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From shoe shiner to newspaper boy to working in the poultry shop, the Patrick boys progressed through various jobs. These jobs were managed around their studies and their sports. It did not crush their childlike spirits or diminish the goodness of their waking hours.

Unfortunately, so many of these opportunities have been legislated out of existence. For fear of bringing back the oppressive child labor of the early Industrial Revolution, we have largely made it illegal or financially impossible to allow kids to do the sorts of work they are able to meaningfully do. There are many fewer opportunities to be delivery boy or shop assistance because well-meaning laws have prevented the good in attempt to weed out the evil. It has made the path to adulthood much more difficult for children to follow.

One thing is clear, though the author does not state it overtly, and that is the Patrick boy all benefited from the work they did. Not just financially, but also personally.

Conclusion

This is not an academic treatise, but a book that tells stories about poverty, family, faith, and hope through all of the above. The stories are beautifully written, but more importantly, they expose a beauty of experience even amid the struggles of poverty. This book is valuable (certainly much more than its sales numbers likely allowed) because it humanizes poverty, showing that the best forms of poverty alleviation involve personal contact rather than simply writing a check.

Patrick's Corner
By Sean Patrick

Wealth is Good....When it has a Purpose

There is a prevailing myth among some in society that wealth is always a sign of virulent greed and that those who accumulate wealth have unjustly taken from others. There is sometimes truth in that; there are many times that people use unjust means to gain or hold their wealth. It would be wrong to draw from the abusive behavior of some that money is evil or being rich is a sin.

However, sometimes when people rightly argue against one wrong idea they fall into the trap of arguing for the opposite and equally wrong idea. Such errors are just as dangerous for people and societies as the ones that are rejected.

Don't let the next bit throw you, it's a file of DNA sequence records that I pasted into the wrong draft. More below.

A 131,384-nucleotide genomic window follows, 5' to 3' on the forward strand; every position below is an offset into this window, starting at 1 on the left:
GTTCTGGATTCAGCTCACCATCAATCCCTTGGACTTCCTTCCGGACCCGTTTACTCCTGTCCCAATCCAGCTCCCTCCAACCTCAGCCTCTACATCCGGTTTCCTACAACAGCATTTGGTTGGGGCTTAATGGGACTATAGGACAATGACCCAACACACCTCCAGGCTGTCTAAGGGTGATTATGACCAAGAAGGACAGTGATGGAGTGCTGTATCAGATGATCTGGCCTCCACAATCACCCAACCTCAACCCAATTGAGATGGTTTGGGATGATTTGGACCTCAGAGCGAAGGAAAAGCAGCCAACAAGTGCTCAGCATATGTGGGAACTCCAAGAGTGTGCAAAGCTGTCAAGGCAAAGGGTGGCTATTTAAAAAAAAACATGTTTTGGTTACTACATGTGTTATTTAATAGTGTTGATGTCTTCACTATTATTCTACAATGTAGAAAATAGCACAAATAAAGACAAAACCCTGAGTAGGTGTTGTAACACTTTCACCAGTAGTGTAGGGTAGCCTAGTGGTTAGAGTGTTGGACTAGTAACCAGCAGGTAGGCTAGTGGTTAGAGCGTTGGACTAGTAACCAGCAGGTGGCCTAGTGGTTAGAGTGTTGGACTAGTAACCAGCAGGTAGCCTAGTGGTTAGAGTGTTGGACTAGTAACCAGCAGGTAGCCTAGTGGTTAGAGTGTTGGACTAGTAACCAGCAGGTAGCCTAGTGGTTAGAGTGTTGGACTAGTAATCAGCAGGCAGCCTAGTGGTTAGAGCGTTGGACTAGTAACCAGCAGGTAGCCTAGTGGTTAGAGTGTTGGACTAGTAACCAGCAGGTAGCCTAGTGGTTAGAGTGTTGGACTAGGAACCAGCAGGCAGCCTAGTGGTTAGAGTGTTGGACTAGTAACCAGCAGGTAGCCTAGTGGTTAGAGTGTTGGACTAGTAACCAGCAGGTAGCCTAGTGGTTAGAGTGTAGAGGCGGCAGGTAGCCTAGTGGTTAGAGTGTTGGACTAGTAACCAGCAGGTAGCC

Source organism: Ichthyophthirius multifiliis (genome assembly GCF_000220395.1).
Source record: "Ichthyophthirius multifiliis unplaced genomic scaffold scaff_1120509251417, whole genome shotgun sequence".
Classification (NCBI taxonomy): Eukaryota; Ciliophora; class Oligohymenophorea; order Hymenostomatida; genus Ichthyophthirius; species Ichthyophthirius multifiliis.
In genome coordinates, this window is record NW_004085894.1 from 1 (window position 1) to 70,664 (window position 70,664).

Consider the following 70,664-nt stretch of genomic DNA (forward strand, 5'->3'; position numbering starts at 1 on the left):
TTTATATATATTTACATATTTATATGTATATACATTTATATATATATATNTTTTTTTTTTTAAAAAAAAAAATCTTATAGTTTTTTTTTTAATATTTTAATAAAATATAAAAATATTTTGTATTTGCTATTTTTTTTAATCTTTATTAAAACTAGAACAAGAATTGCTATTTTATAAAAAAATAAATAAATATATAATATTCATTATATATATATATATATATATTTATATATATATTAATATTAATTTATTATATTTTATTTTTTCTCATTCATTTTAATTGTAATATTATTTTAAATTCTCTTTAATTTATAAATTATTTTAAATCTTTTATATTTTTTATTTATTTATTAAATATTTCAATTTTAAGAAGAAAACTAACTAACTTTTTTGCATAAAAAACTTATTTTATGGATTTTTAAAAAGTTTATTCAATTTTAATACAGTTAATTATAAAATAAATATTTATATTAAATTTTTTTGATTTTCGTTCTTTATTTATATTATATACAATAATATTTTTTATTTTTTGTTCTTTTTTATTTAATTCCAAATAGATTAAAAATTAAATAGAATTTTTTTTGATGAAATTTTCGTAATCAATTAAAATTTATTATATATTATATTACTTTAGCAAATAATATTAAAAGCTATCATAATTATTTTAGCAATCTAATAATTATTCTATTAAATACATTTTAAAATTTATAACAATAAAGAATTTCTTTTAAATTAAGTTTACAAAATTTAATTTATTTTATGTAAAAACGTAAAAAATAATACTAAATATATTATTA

Used by CC License. Chainsaw by Aardvark Ethel. http://ow.ly/WLEP30hNnfG

Used by CC License. Chainsaw by Aardvark Ethel. http://ow.ly/WLEP30hNnfG

Money is not evil, but the love of it is the root of all evil. Being rich is not a sin, but it can open the door to a lot of misery in this world. Wealth is not good in an of itself, it is good when it is directed toward its proper purpose of glorifying God by helping people flourish.

Wealth is like a power tool. When a power tool is used for the purpose it is designed, then it usually produces a better result in a shorter amount of time than doing the same task by hand. However, when the wrong tool is used for the wrong purpose, terrible things can happen.

For example, a chainsaw can make cutting down a tree much quicker and easier than using an axe or a good old fashioned buck saw. But if that same chainsaw is used trimming toenails the results could be disastrous.

The comparison seems silly, but illustrates the purposeful nature of a powerful tool. The chainsaw was created for a purpose, which is not personal hygiene.

Everything God created was created for something. The world works best when we use created objects for their intended purpose.

Wealth can be an outstanding tool for encouraging human flourishing if it is used for that purpose. It can be a danger to people’s well-being if it is used or sought after for the wrong reasons.

In Paul’s first letter to Timothy, he warns the young pastor to be content and not to chase after money. Though Timothy was a pastor, that warning is echoed throughout Scripture for all Christians to heed. Paul writes,

But godliness with contentment is great gain, for we brought nothing into the world, and we cannot take anything out of the world. But if we have food and clothing, with these we will be content. But those who desire to be rich fall into temptation, into a snare, into many senseless and harmful desires that plunge people into ruin and destruction. For the love of money is a root of all kinds of evils. It is through this craving that some have wandered away from the faith and pierced themselves with many pangs. (1 Tim 6:6-10, ESV)

It’s dangerous to get caught into the trap of loving money and pursuing it as an end in itself. That is the essence of greed. As Paul notes, the love of money can cause people to “wander away” from the faith. That it, not to reject it out because it is wrong, but to neglect it because something else—the pursuit of riches—seems more important.